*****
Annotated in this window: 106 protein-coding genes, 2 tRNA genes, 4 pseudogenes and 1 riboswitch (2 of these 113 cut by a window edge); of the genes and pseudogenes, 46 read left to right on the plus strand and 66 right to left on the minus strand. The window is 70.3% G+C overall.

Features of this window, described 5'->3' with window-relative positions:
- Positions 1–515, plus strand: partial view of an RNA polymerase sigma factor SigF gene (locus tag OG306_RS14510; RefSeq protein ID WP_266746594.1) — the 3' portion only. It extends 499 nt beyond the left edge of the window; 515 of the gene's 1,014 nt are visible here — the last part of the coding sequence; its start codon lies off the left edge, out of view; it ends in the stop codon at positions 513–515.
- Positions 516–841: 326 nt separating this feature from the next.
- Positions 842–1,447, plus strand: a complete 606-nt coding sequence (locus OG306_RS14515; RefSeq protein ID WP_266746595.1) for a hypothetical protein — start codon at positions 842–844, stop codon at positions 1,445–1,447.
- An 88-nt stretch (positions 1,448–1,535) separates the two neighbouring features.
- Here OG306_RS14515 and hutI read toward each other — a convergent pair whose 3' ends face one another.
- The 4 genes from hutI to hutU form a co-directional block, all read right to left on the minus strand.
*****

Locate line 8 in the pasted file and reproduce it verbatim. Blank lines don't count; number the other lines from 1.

- The 4 genes from hutI to hutU form a co-directional block, all read right to left on the minus strand.